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Tuesday's voter turnout wasn't the lowest for consolidated elections during the past decade, but it certainly wasn't the highest.
Of 72,011 registered voters in La Salle County, 16,525, or 23%, cast ballots in races for mayor, city council, library and fire boards and referenda.
"There was not that big of a turnout," County Clerk Lori Bongartz said Tuesday night, adding she expected it to be closer to 30 percent with a number of contested races throughout the area.
Consolidated elections tend to have lower turnouts than general elections, especially general elections with a presidential race. In 2016 — the last presidential election — voter turnout in the county was 71 percent. During the past decade, consolidated elections ranged from 21 to 27 percent voter turnout.
Bongartz noted turnout was higher in areas with more hotly contested races, including Ottawa, Streator and Oglesby.
All early voter ballots as well as mail-in ballots received by Tuesday were included in the unofficial vote totals; however, additional mail-in ballots received during the next week as well as provisional ballots could possibly change the results of several close races. In La Salle, the ward 4 alderman race was tied, with Mark Schneider and Jordan Crane both receiving 163 votes. In the Marseilles commissioner race, Gary Lewey came in fourth out of four commissioner spots, with Mary Oslanzi only four votes behind him.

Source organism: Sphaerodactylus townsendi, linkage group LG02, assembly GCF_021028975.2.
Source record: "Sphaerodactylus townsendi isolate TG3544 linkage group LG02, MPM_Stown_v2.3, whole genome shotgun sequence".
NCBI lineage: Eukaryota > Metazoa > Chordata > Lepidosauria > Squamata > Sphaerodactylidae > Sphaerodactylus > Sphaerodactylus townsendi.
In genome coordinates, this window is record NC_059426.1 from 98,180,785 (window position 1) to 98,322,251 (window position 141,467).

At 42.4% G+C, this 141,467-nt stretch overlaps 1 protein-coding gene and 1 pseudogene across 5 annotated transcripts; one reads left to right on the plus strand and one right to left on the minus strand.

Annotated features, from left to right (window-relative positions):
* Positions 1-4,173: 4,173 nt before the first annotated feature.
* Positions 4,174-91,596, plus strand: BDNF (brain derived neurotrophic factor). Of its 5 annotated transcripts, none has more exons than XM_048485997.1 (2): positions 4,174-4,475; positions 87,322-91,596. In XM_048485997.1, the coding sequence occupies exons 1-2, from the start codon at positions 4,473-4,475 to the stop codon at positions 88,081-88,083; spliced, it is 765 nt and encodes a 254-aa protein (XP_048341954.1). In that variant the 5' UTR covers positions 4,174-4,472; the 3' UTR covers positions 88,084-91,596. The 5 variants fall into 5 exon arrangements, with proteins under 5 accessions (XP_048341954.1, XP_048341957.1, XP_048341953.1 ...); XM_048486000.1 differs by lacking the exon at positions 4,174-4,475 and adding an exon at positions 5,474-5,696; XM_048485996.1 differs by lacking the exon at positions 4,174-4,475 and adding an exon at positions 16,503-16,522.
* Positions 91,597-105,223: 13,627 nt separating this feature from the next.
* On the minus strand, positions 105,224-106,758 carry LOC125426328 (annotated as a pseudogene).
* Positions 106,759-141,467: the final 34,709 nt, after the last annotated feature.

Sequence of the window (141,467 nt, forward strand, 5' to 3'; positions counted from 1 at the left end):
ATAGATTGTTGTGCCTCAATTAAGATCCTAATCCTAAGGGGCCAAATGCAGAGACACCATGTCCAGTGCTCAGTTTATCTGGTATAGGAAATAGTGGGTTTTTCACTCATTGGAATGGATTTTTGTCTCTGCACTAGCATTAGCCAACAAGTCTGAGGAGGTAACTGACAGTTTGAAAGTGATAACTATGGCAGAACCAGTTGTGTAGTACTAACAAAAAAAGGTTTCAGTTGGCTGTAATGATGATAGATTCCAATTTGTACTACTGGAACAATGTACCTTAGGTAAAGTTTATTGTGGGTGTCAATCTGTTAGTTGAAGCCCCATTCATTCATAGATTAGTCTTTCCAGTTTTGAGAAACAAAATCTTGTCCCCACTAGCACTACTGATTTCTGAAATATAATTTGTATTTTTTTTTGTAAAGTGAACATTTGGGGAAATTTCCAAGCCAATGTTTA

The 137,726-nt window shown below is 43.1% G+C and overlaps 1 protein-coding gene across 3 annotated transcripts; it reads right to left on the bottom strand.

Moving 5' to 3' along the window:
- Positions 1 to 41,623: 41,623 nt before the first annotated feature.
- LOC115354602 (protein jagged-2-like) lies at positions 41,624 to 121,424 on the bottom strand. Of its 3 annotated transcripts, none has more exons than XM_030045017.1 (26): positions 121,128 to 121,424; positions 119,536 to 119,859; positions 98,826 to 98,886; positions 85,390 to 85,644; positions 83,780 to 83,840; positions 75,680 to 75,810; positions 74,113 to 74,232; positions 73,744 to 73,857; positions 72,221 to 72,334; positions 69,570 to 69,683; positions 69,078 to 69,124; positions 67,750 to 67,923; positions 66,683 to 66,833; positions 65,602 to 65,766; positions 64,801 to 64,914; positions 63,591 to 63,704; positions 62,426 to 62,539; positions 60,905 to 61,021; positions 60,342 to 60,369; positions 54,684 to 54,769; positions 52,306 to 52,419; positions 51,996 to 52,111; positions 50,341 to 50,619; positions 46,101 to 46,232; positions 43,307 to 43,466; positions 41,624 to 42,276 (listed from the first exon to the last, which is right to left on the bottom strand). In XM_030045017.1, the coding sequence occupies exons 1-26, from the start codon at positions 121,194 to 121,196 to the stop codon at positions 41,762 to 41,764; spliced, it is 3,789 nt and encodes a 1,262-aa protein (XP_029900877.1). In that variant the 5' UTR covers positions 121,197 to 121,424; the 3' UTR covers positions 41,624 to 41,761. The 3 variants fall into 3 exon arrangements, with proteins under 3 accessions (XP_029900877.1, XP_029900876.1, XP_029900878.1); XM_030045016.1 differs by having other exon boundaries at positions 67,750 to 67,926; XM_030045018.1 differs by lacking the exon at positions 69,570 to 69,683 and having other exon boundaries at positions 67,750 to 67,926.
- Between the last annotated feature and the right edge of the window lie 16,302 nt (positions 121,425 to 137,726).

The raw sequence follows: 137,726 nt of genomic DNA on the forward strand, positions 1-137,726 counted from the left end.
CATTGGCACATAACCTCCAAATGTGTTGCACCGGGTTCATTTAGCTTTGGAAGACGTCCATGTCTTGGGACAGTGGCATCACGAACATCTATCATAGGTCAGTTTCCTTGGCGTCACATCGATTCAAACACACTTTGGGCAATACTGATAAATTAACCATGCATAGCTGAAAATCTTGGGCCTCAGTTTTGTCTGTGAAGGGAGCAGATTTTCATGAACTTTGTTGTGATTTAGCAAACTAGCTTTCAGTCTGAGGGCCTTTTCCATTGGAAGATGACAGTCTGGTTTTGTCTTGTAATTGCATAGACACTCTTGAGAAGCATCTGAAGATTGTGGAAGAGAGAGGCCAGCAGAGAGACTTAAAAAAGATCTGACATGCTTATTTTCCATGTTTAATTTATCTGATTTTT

The clerk's office received about 1,300 early-voter and mail-in ballots, which were counted Tuesday.
Election results were posted online shortly before 8 p.m., with the last several precincts rolling in about 9:30 p.m.
In Livingston County, voter turnout was much less at 13%; of 21,676 registered voters, 2,859 cast ballots.